The International Extreme Activities Awards

For some, sim­ply par­tak­ing in extreme activ­i­ties is not enough — only the longest, fastest, most adren­a­line-pump­ing endeav­ors will suf­fice. If this label applies to you, here are a few under­tak­ings that are right up your alley.

Most Dan­ger­ous White­wa­ter Rapids
Any ‘most dan­ger­ous’ superla­tive is some­what debat­able, but the white­wa­ter rapids found in Ida­ho’s Lochsa Riv­er speak for them­selves. Dur­ing the 70-mile stretch between the towns of Pow­ell and Low­ell, rafters will encounter 63 dif­fer­ent rapids that are cer­ti­fied as Class III or high­er, many of which car­ry omi­nous names like ‘Ter­mi­na­tion’ or ‘Grim Reaper’. Rafters of all abil­i­ties are wel­come, but make no mis­take: only sea­soned pros with exten­sive rapids expe­ri­ence should ven­ture down the Lochsa.

Dead­liest Swell
The world is home to some tru­ly gnarly waves, from the teahupoo of south­ern Tahi­ti to the time-hon­ored Mav­er­icks of north­ern Cal­i­for­nia. But arguably the most dia­bol­i­cal swells, known col­lec­tive­ly as Cyclops, churn in the Esper­ance Coast off Aus­trali­a’s west­ern shore­line. Reach­able only by boat (which should be your first clue right there), Cyclops exhibits dra­mat­ic depth change that gen­er­ates vicious, oval-shaped bar­rels. The coast is also shal­low, so surfers that land the swell must con­tend with sharp patch­es of coral that reside on the ocean floor.

Cold­est Polar Bear Swim
We all know that every Polar Bear Swim is cold in its own right. That’s, uh, sort of the point. But if the typ­i­cal dip in Lake Michi­gan is too warm and relax­ing for your taste, con­sid­er a plunge in the North Pole. In 2007, an Eng­lish­man named Lewis Gor­don Pugh swam more than one kilo­me­ter in waters that reached a tem­per­a­ture of ‑1.7 degrees Celsius/29 degrees Fahren­heit. We’re not say­ing you have to com­plete a long-dis­tance swim — just the typ­i­cal can­non­ball will do. This is the North Pole.

High­est Bungee Jump
The Roy­al Gorge Bridge in Col­orado is the world’s high­est bungee-jump­ing spot by a mar­gin of near­ly 100 meters, but this thrilling plunge is rarely avail­able to cus­tomers as a ‘true’ bungee jump. So the hon­or of ‘world’s high­est com­mer­cial bungee’ goes to Chi­na — more specif­i­cal­ly, the Macau Tow­er. A New Zealan­der named Alan John Hack­ett set the Guin­ness World Record for his 233-meter jump in 2007, and aero­dy­nam­ic bungee enthu­si­asts are wel­come to take a stab at his record.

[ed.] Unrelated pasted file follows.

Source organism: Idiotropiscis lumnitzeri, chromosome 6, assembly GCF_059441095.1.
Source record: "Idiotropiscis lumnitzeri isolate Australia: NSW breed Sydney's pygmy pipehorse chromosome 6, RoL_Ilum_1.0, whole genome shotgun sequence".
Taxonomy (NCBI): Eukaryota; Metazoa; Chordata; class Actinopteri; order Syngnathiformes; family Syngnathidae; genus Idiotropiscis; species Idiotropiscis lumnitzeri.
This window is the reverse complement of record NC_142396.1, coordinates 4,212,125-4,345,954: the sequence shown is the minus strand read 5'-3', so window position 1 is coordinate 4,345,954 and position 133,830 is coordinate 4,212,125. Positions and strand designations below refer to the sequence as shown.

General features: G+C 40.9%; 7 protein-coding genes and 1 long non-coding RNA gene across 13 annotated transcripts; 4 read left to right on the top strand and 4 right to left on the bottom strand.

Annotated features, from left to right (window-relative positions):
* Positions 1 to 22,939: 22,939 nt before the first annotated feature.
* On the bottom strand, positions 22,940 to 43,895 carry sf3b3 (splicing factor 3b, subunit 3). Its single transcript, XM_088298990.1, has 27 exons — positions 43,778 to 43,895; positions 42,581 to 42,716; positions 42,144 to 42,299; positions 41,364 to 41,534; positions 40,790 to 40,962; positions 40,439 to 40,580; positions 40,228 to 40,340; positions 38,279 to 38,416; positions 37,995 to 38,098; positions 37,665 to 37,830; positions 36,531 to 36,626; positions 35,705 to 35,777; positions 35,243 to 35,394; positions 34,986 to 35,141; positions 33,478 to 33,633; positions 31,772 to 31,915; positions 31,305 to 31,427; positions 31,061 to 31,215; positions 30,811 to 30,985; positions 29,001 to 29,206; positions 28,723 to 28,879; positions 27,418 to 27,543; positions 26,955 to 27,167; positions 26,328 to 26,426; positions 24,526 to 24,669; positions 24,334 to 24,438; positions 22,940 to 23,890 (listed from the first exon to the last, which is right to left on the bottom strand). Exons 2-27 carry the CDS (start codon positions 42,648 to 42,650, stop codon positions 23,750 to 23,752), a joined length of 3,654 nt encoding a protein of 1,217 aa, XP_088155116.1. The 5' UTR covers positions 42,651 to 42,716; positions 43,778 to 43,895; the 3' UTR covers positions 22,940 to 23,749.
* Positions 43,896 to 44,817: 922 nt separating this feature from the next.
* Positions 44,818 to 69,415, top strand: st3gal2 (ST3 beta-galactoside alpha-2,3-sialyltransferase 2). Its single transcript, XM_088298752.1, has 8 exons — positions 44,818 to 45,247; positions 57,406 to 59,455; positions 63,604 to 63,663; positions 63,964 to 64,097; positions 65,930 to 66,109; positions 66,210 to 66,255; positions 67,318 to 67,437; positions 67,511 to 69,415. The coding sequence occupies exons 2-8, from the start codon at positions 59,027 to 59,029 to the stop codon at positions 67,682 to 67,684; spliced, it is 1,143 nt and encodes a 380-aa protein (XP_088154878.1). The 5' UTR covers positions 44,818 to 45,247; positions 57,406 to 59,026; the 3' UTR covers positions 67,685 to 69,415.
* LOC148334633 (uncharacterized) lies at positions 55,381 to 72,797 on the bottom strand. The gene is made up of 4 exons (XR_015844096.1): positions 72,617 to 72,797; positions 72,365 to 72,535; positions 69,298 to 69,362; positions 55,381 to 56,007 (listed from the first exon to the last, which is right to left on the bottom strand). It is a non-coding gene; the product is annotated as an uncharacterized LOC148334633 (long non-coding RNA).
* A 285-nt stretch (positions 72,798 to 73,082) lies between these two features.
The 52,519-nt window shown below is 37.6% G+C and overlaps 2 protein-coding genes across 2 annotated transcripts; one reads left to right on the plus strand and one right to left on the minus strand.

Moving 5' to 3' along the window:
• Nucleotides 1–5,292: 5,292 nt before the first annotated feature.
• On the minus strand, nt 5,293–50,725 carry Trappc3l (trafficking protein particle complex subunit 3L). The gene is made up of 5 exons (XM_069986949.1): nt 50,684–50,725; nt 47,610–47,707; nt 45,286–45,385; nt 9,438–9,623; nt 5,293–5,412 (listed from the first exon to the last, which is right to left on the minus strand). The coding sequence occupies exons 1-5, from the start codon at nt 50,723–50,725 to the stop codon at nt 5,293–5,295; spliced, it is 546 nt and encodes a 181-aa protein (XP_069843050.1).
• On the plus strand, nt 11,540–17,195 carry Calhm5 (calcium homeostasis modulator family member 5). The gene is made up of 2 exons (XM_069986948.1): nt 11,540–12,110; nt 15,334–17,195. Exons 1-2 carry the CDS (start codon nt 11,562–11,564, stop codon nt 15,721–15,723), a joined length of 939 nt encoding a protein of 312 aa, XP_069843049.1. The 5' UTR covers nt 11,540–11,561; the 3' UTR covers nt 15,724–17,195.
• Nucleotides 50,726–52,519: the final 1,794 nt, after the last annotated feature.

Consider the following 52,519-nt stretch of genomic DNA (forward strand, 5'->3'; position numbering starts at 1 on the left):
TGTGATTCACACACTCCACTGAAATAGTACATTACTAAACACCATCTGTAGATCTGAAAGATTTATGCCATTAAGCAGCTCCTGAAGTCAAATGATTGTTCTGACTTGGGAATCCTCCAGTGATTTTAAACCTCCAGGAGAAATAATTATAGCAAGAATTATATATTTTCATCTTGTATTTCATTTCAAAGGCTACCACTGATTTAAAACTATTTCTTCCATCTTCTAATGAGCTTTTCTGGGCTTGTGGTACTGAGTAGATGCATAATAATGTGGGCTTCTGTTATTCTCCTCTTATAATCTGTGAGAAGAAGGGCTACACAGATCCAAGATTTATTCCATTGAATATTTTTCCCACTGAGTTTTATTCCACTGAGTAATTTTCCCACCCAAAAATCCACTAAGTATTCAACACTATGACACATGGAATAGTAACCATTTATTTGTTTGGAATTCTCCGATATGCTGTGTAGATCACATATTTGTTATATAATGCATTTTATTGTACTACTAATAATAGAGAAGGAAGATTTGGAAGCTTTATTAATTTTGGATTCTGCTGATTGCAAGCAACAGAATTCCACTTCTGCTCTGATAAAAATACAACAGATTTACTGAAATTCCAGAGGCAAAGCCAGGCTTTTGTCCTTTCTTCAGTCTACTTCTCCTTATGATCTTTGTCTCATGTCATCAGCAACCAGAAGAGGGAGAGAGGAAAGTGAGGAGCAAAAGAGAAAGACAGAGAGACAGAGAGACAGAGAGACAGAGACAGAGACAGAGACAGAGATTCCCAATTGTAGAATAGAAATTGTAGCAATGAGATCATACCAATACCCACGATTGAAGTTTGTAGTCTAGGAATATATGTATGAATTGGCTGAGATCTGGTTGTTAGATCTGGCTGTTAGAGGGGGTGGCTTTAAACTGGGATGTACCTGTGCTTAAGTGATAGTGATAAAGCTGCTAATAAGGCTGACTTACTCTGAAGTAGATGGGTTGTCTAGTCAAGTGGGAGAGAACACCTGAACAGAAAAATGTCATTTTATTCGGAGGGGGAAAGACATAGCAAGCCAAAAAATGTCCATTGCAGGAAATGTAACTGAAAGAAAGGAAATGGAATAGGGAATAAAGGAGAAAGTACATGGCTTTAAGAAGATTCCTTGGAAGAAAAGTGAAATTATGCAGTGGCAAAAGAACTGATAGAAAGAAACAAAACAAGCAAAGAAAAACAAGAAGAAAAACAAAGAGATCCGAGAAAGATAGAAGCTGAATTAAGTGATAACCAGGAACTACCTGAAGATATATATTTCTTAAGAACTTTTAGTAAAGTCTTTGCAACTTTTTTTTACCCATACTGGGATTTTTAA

Largest Zipline
Locat­ed in seclud­ed Icy Strait Point near Hoonah, Alas­ka, the world’s largest zipline stretch­es more than a mile in length and drops more than 1,300 ver­ti­cal feet — not bad, for a 90-sec­ond excur­sion. Six rid­ers hit the line at once, and reach an top speed of 82 miles per hour before the ride is fin­ished. And like all great ziplines, the Icy Strait Point course offers a breath­tak­ing view — in this case, of the Alaskan coastal wilder­ness and miles of frigid seawater.

Bonus: Fastest Roller Coast­er
Those prone to motion sick­ness need not strap into the For­mu­la Rossa in Abu Dhabi, UAE. The world’s fastest roller coast­er reach­es a top speed of 240 kilo­me­ters an hour, and rid­ers are sub­ject­ed to 1.7 g’s of accel­er­a­tion. This ride is so extreme that those brave enough to ride must wear a set of pro­tec­tive gog­gles for the entire 2‑kilometer course track. Best of all — each pas­sen­ger car is designed to resem­ble a Fer­rari For­mu­la One model.